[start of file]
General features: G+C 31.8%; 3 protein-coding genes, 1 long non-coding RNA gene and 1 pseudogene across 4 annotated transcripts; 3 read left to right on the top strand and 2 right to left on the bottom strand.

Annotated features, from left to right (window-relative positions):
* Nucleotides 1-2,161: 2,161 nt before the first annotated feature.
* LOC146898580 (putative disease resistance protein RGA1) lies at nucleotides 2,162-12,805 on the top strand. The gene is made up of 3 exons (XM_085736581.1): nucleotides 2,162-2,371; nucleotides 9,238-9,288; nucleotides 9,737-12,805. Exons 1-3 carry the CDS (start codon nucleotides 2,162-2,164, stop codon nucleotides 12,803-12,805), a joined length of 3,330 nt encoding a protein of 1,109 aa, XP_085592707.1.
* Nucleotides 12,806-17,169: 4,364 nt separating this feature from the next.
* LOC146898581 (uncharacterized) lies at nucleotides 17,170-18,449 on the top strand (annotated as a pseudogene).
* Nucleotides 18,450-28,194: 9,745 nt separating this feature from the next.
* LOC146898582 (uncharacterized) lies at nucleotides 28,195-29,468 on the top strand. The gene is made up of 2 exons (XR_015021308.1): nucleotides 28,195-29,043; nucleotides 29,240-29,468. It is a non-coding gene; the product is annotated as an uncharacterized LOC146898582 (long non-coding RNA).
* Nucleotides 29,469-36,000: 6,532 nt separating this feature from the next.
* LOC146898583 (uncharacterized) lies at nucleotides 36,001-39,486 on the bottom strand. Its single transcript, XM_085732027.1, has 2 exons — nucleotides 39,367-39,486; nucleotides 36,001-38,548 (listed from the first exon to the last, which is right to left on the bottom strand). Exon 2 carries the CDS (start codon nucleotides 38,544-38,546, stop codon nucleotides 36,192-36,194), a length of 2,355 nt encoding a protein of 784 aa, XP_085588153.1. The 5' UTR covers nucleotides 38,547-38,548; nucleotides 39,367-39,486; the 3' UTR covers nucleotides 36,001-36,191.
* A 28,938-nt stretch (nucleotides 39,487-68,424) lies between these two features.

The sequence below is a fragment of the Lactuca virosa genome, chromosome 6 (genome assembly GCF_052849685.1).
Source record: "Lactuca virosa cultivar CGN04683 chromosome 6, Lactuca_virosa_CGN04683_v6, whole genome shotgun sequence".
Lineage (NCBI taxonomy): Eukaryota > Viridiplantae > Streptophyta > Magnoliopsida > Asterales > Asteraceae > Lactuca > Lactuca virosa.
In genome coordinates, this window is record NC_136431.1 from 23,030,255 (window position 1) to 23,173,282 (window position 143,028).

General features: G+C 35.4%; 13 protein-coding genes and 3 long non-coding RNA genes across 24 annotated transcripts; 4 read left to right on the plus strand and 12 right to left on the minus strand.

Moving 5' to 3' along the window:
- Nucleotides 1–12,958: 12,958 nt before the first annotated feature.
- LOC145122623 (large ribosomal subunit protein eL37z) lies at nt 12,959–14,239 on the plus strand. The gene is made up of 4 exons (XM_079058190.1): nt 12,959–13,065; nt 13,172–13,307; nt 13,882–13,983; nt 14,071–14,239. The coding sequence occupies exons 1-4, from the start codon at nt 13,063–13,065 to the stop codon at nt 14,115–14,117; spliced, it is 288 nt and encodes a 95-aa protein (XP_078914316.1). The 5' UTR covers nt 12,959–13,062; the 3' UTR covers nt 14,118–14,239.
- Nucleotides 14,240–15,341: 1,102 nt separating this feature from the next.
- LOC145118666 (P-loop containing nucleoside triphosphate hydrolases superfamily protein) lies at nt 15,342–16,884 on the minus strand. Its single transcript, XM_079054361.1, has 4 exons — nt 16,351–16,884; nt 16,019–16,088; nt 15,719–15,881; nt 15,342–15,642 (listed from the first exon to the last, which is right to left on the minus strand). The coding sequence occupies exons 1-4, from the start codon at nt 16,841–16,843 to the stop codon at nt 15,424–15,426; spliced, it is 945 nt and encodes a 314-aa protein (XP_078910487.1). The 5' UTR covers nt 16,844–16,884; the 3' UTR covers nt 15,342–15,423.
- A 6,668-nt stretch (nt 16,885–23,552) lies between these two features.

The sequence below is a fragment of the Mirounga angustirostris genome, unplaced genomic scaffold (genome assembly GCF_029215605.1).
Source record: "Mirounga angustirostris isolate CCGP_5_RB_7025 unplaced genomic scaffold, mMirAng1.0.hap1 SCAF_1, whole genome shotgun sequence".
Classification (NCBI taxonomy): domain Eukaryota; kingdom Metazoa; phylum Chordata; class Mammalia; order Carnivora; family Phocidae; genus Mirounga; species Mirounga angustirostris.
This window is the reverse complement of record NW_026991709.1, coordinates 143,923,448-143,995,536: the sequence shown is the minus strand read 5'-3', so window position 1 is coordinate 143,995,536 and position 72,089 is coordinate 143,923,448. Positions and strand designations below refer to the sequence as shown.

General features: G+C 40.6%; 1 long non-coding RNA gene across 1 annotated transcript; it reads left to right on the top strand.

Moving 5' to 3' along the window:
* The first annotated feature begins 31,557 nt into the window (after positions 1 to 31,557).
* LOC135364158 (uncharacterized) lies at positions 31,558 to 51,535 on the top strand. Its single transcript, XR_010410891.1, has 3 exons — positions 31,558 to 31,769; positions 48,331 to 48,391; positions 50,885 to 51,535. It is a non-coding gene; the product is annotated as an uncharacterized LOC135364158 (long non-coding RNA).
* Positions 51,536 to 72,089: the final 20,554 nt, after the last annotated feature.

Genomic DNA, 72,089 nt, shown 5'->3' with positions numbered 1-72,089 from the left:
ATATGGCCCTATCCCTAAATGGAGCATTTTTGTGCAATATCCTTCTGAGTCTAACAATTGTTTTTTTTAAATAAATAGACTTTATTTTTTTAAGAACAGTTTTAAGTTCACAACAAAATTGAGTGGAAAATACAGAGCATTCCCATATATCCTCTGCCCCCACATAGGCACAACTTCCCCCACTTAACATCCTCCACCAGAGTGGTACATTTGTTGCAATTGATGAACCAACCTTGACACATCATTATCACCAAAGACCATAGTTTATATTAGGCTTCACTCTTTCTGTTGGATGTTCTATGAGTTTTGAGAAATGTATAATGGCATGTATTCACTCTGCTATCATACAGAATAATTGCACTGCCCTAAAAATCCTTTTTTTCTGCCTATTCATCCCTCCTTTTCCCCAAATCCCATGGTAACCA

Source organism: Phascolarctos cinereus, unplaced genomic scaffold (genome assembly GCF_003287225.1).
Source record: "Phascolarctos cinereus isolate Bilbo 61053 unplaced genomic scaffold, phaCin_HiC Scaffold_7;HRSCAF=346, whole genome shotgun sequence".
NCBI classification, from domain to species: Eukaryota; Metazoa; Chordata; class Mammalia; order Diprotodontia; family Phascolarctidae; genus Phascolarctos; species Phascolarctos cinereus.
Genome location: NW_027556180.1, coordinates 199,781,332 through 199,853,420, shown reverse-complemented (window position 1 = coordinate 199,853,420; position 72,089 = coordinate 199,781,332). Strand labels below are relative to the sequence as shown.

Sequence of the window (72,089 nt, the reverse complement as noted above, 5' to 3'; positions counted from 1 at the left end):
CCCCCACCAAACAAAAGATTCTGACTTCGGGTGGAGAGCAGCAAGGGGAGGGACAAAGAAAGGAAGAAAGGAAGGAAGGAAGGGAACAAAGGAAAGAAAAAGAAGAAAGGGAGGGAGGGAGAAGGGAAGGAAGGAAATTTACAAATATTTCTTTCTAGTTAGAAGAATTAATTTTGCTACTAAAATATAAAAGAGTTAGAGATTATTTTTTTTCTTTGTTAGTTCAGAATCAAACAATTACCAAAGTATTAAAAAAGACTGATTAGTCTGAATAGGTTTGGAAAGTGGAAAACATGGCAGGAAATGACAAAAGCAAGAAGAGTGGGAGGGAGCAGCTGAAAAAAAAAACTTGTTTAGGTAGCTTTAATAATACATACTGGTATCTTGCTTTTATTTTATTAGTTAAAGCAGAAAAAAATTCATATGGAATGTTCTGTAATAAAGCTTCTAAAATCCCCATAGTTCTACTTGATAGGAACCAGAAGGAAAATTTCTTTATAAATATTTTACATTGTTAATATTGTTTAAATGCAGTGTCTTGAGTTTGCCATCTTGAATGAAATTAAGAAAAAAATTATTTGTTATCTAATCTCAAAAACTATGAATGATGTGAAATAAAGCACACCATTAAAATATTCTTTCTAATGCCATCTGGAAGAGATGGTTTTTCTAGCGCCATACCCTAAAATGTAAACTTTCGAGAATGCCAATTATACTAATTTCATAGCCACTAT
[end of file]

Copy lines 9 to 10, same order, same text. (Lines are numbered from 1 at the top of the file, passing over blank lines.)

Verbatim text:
* Nucleotides 29,469-36,000: 6,532 nt separating this feature from the next.
* LOC146898583 (uncharacterized) lies at nucleotides 36,001-39,486 on the bottom strand. Its single transcript, XM_085732027.1, has 2 exons — nucleotides 39,367-39,486; nucleotides 36,001-38,548 (listed from the first exon to the last, which is right to left on the bottom strand). Exon 2 carries the CDS (start codon nucleotides 38,544-38,546, stop codon nucleotides 36,192-36,194), a length of 2,355 nt encoding a protein of 784 aa, XP_085588153.1. The 5' UTR covers nucleotides 38,547-38,548; nucleotides 39,367-39,486; the 3' UTR covers nucleotides 36,001-36,191.